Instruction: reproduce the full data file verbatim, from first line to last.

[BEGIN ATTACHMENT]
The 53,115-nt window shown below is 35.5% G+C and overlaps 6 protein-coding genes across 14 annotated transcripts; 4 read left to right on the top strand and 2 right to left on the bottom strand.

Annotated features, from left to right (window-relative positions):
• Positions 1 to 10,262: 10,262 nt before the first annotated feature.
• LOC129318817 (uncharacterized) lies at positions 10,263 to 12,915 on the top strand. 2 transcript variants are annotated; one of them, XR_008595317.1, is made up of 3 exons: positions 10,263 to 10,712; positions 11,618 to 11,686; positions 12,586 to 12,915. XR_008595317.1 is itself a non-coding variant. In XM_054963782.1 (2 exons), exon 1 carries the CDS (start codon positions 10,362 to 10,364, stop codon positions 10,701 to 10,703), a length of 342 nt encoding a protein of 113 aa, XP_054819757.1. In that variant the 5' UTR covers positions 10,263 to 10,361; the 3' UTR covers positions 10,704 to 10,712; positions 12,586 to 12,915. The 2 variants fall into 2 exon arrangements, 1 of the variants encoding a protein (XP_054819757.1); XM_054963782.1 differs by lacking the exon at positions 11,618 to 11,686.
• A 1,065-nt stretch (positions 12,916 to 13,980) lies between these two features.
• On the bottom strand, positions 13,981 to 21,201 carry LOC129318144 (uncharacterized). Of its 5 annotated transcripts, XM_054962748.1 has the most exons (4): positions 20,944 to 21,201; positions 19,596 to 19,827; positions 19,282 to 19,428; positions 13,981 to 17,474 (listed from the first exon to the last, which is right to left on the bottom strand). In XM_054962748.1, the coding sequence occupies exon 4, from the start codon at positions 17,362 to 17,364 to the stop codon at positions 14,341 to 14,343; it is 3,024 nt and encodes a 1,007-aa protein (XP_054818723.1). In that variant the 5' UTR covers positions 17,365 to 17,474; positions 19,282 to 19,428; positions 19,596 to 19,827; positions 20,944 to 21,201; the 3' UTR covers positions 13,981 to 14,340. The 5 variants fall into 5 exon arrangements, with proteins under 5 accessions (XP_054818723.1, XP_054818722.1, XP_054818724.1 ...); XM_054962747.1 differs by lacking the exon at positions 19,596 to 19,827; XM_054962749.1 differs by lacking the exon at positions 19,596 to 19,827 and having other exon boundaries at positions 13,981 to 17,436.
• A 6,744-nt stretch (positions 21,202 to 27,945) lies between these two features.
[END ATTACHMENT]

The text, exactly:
The 53,115-nt window shown below is 35.5% G+C and overlaps 6 protein-coding genes across 14 annotated transcripts; 4 read left to right on the top strand and 2 right to left on the bottom strand.

Annotated features, from left to right (window-relative positions):
• Positions 1 to 10,262: 10,262 nt before the first annotated feature.
• LOC129318817 (uncharacterized) lies at positions 10,263 to 12,915 on the top strand. 2 transcript variants are annotated; one of them, XR_008595317.1, is made up of 3 exons: positions 10,263 to 10,712; positions 11,618 to 11,686; positions 12,586 to 12,915. XR_008595317.1 is itself a non-coding variant. In XM_054963782.1 (2 exons), exon 1 carries the CDS (start codon positions 10,362 to 10,364, stop codon positions 10,701 to 10,703), a length of 342 nt encoding a protein of 113 aa, XP_054819757.1. In that variant the 5' UTR covers positions 10,263 to 10,361; the 3' UTR covers positions 10,704 to 10,712; positions 12,586 to 12,915. The 2 variants fall into 2 exon arrangements, 1 of the variants encoding a protein (XP_054819757.1); XM_054963782.1 differs by lacking the exon at positions 11,618 to 11,686.
• A 1,065-nt stretch (positions 12,916 to 13,980) lies between these two features.
• On the bottom strand, positions 13,981 to 21,201 carry LOC129318144 (uncharacterized). Of its 5 annotated transcripts, XM_054962748.1 has the most exons (4): positions 20,944 to 21,201; positions 19,596 to 19,827; positions 19,282 to 19,428; positions 13,981 to 17,474 (listed from the first exon to the last, which is right to left on the bottom strand). In XM_054962748.1, the coding sequence occupies exon 4, from the start codon at positions 17,362 to 17,364 to the stop codon at positions 14,341 to 14,343; it is 3,024 nt and encodes a 1,007-aa protein (XP_054818723.1). In that variant the 5' UTR covers positions 17,365 to 17,474; positions 19,282 to 19,428; positions 19,596 to 19,827; positions 20,944 to 21,201; the 3' UTR covers positions 13,981 to 14,340. The 5 variants fall into 5 exon arrangements, with proteins under 5 accessions (XP_054818723.1, XP_054818722.1, XP_054818724.1 ...); XM_054962747.1 differs by lacking the exon at positions 19,596 to 19,827; XM_054962749.1 differs by lacking the exon at positions 19,596 to 19,827 and having other exon boundaries at positions 13,981 to 17,436.
• A 6,744-nt stretch (positions 21,202 to 27,945) lies between these two features.